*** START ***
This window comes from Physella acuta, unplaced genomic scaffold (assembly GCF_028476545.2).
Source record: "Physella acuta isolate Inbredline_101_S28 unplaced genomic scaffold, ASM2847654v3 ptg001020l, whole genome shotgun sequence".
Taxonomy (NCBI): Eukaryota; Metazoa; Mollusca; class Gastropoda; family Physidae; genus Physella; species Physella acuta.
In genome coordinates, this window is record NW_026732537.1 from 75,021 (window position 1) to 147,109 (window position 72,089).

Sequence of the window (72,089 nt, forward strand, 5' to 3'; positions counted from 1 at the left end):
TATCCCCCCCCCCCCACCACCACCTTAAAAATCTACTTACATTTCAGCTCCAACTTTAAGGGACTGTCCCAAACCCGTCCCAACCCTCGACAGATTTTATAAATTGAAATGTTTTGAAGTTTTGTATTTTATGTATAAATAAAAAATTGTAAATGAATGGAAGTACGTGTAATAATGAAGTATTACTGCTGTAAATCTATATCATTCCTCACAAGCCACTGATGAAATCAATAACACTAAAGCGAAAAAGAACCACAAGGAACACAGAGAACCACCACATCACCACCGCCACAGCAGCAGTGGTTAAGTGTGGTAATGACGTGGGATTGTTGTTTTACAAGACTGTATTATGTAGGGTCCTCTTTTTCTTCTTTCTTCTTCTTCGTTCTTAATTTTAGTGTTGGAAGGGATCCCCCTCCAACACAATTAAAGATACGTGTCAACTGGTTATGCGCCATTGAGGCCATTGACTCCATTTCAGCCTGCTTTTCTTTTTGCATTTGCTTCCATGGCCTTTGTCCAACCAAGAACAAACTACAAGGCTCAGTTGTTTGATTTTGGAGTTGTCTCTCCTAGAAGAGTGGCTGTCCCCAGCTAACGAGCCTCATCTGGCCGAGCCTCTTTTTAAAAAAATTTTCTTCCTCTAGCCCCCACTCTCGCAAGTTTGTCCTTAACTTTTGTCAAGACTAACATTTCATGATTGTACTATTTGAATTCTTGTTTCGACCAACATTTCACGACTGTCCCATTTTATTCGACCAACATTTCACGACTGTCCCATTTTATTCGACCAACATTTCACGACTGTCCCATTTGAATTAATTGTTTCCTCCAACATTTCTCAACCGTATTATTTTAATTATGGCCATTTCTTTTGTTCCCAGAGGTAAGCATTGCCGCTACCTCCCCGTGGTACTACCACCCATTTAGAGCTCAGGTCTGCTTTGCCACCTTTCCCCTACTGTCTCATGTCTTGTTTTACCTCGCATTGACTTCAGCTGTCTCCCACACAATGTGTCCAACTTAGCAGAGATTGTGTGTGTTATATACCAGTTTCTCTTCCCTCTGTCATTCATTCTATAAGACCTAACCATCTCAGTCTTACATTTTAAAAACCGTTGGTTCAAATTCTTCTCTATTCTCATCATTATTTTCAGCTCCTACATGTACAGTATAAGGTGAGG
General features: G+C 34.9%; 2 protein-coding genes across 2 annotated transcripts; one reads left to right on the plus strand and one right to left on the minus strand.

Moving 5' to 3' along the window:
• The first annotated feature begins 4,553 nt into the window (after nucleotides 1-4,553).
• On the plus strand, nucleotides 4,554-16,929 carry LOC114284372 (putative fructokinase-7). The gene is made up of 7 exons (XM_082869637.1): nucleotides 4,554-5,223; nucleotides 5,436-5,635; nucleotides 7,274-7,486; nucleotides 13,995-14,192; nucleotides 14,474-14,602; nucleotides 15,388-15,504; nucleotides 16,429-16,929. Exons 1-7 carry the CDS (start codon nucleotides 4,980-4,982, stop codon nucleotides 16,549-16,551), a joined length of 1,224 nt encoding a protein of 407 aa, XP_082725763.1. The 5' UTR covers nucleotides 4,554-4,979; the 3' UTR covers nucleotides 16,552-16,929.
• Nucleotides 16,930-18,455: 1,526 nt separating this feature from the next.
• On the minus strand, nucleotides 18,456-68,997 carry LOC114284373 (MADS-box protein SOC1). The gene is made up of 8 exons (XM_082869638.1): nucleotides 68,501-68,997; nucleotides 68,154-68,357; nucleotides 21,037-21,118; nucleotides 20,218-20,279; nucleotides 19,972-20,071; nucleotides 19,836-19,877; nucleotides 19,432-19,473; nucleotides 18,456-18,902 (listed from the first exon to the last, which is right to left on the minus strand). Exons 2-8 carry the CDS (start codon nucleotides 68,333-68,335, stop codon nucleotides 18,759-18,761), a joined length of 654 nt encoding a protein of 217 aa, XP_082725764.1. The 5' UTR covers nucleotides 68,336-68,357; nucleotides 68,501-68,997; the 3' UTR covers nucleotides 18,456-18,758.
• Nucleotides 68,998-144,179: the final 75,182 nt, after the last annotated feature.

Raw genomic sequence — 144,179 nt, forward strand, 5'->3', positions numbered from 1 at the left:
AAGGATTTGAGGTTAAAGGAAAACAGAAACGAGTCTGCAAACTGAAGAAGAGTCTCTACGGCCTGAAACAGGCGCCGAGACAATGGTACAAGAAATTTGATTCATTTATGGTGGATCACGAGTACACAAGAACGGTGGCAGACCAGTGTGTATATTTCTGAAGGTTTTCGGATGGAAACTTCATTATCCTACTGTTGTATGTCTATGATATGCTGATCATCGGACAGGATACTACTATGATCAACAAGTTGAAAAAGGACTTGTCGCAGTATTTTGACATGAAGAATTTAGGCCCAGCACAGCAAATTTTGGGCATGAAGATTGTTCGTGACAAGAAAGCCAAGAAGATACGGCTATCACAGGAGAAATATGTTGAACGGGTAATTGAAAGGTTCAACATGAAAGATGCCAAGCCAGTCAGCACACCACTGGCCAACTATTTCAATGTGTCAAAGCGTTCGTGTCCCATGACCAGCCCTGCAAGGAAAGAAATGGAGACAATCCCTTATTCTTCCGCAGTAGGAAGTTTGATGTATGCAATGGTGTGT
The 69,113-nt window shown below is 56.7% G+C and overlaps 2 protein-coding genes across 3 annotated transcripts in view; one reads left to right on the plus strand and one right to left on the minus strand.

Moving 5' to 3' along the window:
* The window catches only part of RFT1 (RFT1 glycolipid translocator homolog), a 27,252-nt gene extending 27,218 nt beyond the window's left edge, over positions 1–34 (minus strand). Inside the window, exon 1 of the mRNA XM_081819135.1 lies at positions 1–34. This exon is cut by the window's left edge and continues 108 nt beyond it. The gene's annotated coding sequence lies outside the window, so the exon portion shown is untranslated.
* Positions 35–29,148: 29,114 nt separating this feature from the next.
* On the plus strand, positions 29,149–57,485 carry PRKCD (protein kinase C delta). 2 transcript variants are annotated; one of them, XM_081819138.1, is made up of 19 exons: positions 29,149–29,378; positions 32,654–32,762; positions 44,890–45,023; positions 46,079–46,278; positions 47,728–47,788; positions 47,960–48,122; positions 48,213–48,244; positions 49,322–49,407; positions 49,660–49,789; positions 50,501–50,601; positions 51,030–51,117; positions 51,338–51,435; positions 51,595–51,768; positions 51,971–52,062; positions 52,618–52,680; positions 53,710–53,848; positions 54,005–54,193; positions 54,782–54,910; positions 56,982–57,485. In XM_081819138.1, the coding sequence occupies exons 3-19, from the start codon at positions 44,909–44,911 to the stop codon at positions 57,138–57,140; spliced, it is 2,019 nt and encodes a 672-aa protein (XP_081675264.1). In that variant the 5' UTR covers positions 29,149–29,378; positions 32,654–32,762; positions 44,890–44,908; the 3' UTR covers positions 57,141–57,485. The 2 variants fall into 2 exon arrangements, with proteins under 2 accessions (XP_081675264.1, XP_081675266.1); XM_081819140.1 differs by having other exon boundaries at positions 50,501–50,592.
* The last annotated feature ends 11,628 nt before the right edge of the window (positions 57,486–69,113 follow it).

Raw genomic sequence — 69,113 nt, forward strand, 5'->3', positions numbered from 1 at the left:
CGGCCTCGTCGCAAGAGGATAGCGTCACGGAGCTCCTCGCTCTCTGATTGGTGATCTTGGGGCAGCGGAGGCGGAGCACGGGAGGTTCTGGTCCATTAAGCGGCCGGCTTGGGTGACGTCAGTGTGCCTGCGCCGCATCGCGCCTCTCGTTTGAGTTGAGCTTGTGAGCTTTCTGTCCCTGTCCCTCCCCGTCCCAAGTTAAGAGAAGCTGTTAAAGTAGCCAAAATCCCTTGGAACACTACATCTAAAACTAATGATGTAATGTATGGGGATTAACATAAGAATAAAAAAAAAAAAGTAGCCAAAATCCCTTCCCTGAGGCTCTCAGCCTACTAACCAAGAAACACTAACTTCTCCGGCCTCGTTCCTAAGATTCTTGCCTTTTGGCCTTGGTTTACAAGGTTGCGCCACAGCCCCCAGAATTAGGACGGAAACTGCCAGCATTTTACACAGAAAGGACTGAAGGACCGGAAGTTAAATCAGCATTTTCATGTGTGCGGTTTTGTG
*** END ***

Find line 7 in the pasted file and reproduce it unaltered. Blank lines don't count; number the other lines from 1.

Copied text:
General features: G+C 34.9%; 2 protein-coding genes across 2 annotated transcripts; one reads left to right on the plus strand and one right to left on the minus strand.